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People will forgo luxury for green products when status is on mind, researcher finds

Date:
March 16, 2010
Source:
University of Minnesota
Summary:
A new study finds that people will forgo luxury and comfort for a green item.

Environmentally friendly products are everywhere one looks. Energy efficient dishwashers, bamboo towels, the paperless Kindle and, of course, the ubiquitous Prius are all around. But why do people buy these "green" products? Do they care about the environment or is there something else at play?

"Green purchases are often motivated by status," says Vladas Griskevicius, assistant professor of marketing at the University of Minnesota's Carlson School of Management. "People want to be seen as being altruistic. Nothing communicates that better than by buying green products that often cost more and are of lower quality but benefit the environment for everyone."

In the recently published paper "Going Green to Be Seen: Status, Reputation, and Conspicuous Conservation," Griskevicius and co-authors find that people will forgo luxury and comfort for a green item. The catch? People will forgo indulging for themselves only when others can see it. "Many green purchases are rooted in the evolutionary idea of competitive altruism, the notion that people compete for status by trying to appear more altruistic," says Griskevicius. His research finds that when people shop alone online, they choose products that are luxurious and enhance comfort. But when in public, people's preferences for green products increases because most people want to be seen as caring altruists.

Nowhere is this clearer than the highly visible and easily identifiable Toyota Prius, which essentially functions as a mobile, self-promoting billboard for pro-environmentalism. "A reputation for being a caring individual gives you status and prestige. When you publicly display your environmentally friendly nature, you send the signal that you care," states Griskevicius.

Interestingly, the study also shows that status motives increased desirability of green products especially when such products cost more -- but not less -- relative to non-green products. This explains why the Prius price tag and why old-fashioned items like hand operated reel lawn mowers are holding their price. "When you are motivated by status, you will forgo luxury features to obtain an inferior green product that tells others that you care," Griskevicius says.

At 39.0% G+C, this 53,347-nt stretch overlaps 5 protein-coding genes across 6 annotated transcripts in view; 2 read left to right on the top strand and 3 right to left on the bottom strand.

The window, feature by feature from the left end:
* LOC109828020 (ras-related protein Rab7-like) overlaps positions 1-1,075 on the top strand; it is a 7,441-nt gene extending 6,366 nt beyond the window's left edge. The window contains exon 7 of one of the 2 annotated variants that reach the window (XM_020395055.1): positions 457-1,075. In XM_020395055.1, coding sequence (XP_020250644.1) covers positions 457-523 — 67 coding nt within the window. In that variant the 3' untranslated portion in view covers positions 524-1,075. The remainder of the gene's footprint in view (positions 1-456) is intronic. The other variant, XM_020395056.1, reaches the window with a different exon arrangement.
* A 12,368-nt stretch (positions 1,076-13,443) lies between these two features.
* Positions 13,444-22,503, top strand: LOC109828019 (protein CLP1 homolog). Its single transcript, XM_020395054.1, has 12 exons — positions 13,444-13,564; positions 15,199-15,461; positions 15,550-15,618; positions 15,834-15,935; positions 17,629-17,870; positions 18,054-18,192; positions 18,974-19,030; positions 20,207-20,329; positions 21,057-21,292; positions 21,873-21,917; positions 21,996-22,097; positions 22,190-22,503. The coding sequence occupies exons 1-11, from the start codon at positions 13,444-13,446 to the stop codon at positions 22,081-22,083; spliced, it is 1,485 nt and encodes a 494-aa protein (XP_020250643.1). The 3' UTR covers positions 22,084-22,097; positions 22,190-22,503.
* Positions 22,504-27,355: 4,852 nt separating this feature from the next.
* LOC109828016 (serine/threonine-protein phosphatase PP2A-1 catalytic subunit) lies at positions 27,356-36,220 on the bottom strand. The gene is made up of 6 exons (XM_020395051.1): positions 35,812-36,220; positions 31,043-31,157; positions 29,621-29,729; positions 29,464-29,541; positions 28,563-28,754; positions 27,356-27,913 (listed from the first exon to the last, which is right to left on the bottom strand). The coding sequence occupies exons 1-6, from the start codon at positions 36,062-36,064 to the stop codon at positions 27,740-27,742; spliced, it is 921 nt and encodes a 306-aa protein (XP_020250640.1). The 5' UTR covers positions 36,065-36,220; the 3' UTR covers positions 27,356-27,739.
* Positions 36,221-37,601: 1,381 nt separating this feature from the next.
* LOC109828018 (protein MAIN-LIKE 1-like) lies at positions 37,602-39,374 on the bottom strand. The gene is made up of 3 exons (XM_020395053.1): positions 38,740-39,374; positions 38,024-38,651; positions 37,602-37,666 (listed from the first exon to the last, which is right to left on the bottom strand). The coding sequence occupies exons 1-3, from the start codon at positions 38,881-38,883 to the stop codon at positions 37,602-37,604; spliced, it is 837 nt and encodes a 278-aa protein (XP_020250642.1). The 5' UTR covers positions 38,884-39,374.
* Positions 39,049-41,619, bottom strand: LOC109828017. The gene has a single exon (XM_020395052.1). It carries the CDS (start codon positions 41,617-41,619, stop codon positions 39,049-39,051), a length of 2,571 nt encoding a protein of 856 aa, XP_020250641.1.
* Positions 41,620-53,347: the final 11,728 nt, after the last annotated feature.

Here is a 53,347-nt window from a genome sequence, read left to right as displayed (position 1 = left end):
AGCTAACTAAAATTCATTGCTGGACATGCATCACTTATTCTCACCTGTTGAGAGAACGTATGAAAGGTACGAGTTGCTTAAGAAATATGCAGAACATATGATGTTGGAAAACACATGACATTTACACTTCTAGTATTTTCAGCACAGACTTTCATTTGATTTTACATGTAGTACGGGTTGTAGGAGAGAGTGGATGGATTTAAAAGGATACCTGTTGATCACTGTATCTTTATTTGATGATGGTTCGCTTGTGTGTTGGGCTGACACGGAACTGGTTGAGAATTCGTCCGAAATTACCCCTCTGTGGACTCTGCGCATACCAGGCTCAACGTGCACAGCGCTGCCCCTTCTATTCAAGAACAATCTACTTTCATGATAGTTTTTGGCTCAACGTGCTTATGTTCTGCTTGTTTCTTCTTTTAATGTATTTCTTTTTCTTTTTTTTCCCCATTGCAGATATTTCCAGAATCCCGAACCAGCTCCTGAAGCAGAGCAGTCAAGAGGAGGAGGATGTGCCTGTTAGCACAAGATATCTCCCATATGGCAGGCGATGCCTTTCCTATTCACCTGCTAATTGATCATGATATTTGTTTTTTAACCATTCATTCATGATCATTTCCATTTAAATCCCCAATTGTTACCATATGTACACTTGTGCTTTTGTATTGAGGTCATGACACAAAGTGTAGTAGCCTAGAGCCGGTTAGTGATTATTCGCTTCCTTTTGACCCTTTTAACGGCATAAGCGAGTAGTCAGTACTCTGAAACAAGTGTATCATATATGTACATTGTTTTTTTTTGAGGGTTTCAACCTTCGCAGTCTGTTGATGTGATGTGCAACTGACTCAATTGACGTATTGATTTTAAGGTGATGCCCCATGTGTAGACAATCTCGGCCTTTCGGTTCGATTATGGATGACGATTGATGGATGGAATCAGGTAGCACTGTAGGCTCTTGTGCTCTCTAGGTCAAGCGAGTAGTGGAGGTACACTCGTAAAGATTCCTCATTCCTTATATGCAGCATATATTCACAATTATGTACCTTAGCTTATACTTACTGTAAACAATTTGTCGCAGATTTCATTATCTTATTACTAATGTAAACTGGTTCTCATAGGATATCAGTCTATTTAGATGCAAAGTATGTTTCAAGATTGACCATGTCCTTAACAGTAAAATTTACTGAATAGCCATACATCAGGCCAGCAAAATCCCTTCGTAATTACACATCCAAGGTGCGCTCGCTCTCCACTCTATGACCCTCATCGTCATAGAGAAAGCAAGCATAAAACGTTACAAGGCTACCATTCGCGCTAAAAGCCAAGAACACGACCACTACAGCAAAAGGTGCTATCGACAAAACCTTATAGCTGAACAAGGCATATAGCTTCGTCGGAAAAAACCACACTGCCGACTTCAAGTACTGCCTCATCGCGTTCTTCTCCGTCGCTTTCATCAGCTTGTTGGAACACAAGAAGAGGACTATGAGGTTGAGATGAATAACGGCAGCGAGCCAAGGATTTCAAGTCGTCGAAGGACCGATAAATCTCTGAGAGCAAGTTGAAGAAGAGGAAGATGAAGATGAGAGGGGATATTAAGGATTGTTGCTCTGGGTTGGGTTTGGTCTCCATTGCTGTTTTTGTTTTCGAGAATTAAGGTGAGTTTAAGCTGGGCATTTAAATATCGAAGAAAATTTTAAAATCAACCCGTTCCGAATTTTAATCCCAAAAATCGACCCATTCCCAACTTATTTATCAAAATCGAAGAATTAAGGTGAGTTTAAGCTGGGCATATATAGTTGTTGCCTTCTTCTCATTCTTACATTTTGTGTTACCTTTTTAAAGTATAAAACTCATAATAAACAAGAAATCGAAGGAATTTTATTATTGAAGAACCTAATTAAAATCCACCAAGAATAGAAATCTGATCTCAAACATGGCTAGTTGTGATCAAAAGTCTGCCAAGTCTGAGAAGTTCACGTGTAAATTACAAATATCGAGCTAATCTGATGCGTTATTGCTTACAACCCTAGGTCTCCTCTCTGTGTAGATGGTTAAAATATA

For entrepreneurs and companies looking to capture the green market, the key may be getting the product to be purchased and used in public. When others can see you do good, both you and the environment benefit. But in the privacy of ones home, luxury and comfort is still the winner.

Vladas Griskevicius's teaching and research utilizes theoretical principles from evolutionary biology to study consumers' often unconscious preferences, decision processes, and behavioral strategies. The paper, published in the Journal of Personality and Social Psychology, was co-authored by Joshua Tybur (University of New Mexico) and Bram Van den Bergh (Rotterdam School of Management).


Story Source:

The above story is based on materials provided by University of Minnesota. Note: Materials may be edited for content and length.


Journal Reference:

  1. Griskevicius et al. Going green to be seen: Status, reputation, and conspicuous conservation.. Journal of Personality and Social Psychology, 2010; 98 (3): 392 DOI: 10.1037/a0017346

Cite This Page:

University of Minnesota. "People will forgo luxury for green products when status is on mind, researcher finds." ScienceDaily. ScienceDaily, 16 March 2010. <www.sciencedaily.com/releases/2010/03/100315132702.htm>.
University of Minnesota. (2010, March 16). People will forgo luxury for green products when status is on mind, researcher finds. ScienceDaily. Retrieved October 1, 2014 from www.sciencedaily.com/releases/2010/03/100315132702.htm
University of Minnesota. "People will forgo luxury for green products when status is on mind, researcher finds." ScienceDaily. www.sciencedaily.com/releases/2010/03/100315132702.htm (accessed October 1, 2014).

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